Residents in the Camperdown district in south-west Victoria are concerned about the scale of a solar farm proposed to be built on farmland near the town.
Camperdown, population 3,300, covers about four square kilometres.
The planned Bookaar Solar Farm, to be located 10km north-west of the town, would occupy about six square kilometres.
“It’s unbelievable,” local dairy farmer Andrew Duynhoven said of the size of the solar farm.
“The sheer scale of this … it’s actually bigger than Camperdown itself.”
Mr Duynhoven is part of a growing group of residents concerned about renewable energy company Infinergy Pacific’s ambitions in the region.
Power of the sun
The Bookaar Solar Farm would feature 700,000 panels, each measuring about two metres by one metre and standing four metres high.
It would be capable of generating roughly 200 megawatts of electricity, or enough to “supply clean energy to power the equivalent of 80,000 average Victorian homes each year”, according to Infinergy Pacific’s planning application.
The developer’s website states the solar farm would reduce greenhouse gas emissions by about 400,000 tonnes and save about 700,000 megalitres of water compared to a coal-fired power station.
The plans for the project have been put out for public comment by Corangamite Shire Council, with councillors expected to consider their next step regarding the proposal at their September meeting.
Corangamite Shire mayor Jo Beard said she and her fellow councillors would take on board any concerns raised by residents.
“With any project when involved with agricultural land, it’s always going to be questioned,” Cr Beard said.
“That’s no different to whether it’s been a tourism project we’ve looked at, or even people wanting to subdivide — it always comes back to what are the implications [for] farming land.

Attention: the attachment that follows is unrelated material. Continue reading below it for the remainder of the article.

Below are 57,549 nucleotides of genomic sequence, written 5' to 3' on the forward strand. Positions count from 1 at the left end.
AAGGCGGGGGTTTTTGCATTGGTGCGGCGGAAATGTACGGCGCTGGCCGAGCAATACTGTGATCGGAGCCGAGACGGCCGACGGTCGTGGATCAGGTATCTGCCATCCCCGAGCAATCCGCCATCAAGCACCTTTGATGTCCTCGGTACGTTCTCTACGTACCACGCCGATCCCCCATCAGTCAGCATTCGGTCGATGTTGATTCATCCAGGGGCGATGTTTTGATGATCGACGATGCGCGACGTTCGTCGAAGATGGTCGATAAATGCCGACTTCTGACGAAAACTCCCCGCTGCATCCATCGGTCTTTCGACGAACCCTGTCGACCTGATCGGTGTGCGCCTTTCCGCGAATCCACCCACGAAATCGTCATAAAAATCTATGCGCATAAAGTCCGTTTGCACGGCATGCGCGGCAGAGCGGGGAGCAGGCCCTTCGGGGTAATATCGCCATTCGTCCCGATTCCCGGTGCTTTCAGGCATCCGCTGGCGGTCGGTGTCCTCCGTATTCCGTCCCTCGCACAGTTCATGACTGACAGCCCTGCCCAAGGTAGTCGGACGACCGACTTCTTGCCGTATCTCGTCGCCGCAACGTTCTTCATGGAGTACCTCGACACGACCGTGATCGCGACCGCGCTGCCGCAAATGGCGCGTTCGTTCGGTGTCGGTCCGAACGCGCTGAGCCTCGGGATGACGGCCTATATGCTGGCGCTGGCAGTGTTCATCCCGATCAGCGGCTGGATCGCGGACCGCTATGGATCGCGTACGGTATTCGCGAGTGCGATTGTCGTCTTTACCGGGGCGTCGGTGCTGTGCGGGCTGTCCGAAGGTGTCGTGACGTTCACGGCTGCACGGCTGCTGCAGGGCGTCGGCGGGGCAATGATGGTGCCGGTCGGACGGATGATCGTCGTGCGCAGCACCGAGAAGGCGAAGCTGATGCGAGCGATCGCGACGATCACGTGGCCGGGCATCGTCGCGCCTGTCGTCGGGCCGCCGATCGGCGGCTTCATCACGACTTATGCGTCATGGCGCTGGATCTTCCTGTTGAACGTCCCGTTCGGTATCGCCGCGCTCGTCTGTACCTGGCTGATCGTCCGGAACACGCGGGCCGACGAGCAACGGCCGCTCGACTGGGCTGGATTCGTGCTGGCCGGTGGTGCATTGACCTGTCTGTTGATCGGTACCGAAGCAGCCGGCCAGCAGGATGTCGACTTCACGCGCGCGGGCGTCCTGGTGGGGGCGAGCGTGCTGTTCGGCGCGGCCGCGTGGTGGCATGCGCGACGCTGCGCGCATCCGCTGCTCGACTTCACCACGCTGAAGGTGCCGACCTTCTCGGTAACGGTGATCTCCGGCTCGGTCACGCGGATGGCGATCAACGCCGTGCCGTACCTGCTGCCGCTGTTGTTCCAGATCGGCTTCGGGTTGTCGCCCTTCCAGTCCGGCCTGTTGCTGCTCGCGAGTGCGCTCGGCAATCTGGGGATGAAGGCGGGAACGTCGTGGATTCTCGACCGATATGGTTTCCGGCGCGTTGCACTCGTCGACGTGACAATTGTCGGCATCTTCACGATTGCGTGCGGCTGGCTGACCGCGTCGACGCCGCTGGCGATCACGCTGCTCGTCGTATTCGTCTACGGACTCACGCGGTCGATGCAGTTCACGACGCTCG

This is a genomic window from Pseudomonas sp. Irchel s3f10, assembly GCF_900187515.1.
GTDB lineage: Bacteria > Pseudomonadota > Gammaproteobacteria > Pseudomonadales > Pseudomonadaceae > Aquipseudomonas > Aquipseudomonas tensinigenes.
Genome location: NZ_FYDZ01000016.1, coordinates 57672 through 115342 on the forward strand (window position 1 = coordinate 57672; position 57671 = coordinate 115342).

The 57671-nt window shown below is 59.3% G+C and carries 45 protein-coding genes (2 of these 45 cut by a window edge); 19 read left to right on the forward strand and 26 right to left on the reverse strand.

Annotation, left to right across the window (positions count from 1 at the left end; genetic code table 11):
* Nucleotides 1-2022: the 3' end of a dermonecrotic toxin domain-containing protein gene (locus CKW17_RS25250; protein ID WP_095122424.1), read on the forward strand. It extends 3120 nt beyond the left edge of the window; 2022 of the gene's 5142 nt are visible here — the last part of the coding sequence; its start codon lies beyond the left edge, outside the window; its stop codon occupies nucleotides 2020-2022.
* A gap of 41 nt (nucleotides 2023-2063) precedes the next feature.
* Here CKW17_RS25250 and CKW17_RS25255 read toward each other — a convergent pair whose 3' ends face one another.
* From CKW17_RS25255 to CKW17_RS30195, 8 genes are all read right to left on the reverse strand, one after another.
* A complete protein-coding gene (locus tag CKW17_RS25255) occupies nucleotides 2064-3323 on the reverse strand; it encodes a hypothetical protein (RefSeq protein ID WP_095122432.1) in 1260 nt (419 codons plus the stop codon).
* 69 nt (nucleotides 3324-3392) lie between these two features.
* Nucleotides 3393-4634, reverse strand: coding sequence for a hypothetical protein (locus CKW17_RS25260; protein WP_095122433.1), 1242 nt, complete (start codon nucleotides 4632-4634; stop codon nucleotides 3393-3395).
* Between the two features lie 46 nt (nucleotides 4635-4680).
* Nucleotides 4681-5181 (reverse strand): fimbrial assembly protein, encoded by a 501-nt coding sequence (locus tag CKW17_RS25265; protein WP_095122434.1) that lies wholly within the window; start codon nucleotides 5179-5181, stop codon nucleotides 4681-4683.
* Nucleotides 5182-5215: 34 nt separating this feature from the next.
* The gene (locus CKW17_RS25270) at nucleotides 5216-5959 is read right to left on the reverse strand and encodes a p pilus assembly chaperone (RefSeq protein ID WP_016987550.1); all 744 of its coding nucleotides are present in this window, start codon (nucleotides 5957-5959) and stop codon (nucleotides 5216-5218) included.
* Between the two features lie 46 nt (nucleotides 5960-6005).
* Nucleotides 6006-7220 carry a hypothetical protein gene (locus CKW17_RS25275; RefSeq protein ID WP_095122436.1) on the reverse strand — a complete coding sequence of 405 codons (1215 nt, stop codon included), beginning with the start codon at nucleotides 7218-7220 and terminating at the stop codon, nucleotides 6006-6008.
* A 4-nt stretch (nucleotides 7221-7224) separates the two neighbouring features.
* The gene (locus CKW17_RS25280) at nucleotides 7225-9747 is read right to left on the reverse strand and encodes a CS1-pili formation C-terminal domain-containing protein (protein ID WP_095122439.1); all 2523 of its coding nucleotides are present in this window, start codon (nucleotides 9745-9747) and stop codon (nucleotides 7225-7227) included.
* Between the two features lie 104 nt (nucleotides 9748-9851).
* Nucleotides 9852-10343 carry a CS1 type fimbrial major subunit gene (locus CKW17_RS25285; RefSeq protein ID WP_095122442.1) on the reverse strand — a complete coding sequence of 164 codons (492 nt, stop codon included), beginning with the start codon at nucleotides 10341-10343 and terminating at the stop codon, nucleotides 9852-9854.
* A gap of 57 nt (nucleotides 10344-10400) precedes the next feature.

“From what I can gather so far, that has certainly been the big question.”
Conflicts of interest
One councillor who won’t be involved in the decision-making process is Bev McArthur.
The proposed solar farm is on land owned by her family.
Cr Beard said Cr McArthur declared a conflict of interest and had not been part of any council discussions or briefings on the project.
Cr McArthur may not be part of the council for long though — she was preselected by the Victorian Liberal party last weekend for the Upper House seat of Western District, potentially taking the seat that was occupied by outgoing MP Simon Ramsay.
Cr McArthur refused to answer questions about the planned solar farm.
‘Not against solar farms’
Mr Duynhoven said he was “not against solar farms”.
“I would dearly love to have a heap of [solar] panels on my dairy and I will have in the near future,” he said.
“I’m not anti-solar. I’m anti this farm, just on the sheer scale of it.”
Mr Duynhoven and the newly formed group opposing the project have a shopping list of concerns and queries.
These include visual amenity, road use during construction, glint and glare, fire risk and firefighting access concerns, the effect of night lighting, the impact on wildlife, drainage issues, noise, nearby property devaluations, and the possibility of micro-climate changes.
But one of the main concerns the group has is the loss of prime agricultural land.
“[Most of Australia is] in drought — we’re not in drought so we’re the food bowl,” he said.
“We’re the most secure food producing [area in Australia].
“[If they approve] this large-scale solar farm, what precedent does it set in the protection of prime agricultural land?”
The planning permit application seeks to address many of the groups claims, saying that noise and glint would be minimal, drainage would not be impacted, and visual amenity would be somewhat mitigated by a vegetation screen.
Bookaar Solar Farm project manager Richard Seymour said proponents of the project were working with the CFA to write up a fire plan.
Mr Seymour confirmed the site was previously earmarked for a wind farm, but when the proponents dropped out, “Infinergy Pacific assessed the feasibility of site and concluded that a solar farm would be the most appropriate form of development”.
He said the property had “characteristics that make it a good place for a solar farm” such as flat topography, nearby transmission lines, good sunlight, and no significant environmental constraints.